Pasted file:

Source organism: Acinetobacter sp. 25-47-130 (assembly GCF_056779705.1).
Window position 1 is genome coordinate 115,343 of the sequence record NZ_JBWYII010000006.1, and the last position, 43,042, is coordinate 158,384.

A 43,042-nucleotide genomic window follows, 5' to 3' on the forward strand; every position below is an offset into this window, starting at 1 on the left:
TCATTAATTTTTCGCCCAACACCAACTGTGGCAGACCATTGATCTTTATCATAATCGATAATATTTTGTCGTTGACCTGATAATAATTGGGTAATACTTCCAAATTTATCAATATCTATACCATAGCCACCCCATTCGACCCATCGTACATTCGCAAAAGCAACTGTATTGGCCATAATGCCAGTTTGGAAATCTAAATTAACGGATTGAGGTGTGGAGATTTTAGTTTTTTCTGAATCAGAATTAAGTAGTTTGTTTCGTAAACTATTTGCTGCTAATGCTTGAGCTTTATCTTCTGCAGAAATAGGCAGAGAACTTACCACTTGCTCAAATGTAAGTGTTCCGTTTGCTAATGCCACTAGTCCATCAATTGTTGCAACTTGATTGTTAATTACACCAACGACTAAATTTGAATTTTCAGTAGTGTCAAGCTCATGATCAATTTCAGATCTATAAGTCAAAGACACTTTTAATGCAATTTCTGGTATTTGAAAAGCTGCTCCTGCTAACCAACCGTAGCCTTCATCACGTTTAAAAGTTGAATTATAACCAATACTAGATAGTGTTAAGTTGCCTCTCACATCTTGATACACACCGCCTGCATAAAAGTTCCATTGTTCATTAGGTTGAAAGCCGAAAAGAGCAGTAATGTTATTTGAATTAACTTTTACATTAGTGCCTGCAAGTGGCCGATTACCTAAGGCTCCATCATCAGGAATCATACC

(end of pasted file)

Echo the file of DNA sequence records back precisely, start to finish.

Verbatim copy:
Source organism: Acinetobacter sp. 25-47-130 (assembly GCF_056779705.1).
Window position 1 is genome coordinate 115,343 of the sequence record NZ_JBWYII010000006.1, and the last position, 43,042, is coordinate 158,384.

A 43,042-nucleotide genomic window follows, 5' to 3' on the forward strand; every position below is an offset into this window, starting at 1 on the left:
TCATTAATTTTTCGCCCAACACCAACTGTGGCAGACCATTGATCTTTATCATAATCGATAATATTTTGTCGTTGACCTGATAATAATTGGGTAATACTTCCAAATTTATCAATATCTATACCATAGCCACCCCATTCGACCCATCGTACATTCGCAAAAGCAACTGTATTGGCCATAATGCCAGTTTGGAAATCTAAATTAACGGATTGAGGTGTGGAGATTTTAGTTTTTTCTGAATCAGAATTAAGTAGTTTGTTTCGTAAACTATTTGCTGCTAATGCTTGAGCTTTATCTTCTGCAGAAATAGGCAGAGAACTTACCACTTGCTCAAATGTAAGTGTTCCGTTTGCTAATGCCACTAGTCCATCAATTGTTGCAACTTGATTGTTAATTACACCAACGACTAAATTTGAATTTTCAGTAGTGTCAAGCTCATGATCAATTTCAGATCTATAAGTCAAAGACACTTTTAATGCAATTTCTGGTATTTGAAAAGCTGCTCCTGCTAACCAACCGTAGCCTTCATCACGTTTAAAAGTTGAATTATAACCAATACTAGATAGTGTTAAGTTGCCTCTCACATCTTGATACACACCGCCTGCATAAAAGTTCCATTGTTCATTAGGTTGAAAGCCGAAAAGAGCAGTAATGTTATTTGAATTAACTTTTACATTAGTGCCTGCAAGTGGCCGATTACCTAAGGCTCCATCATCAGGAATCATACC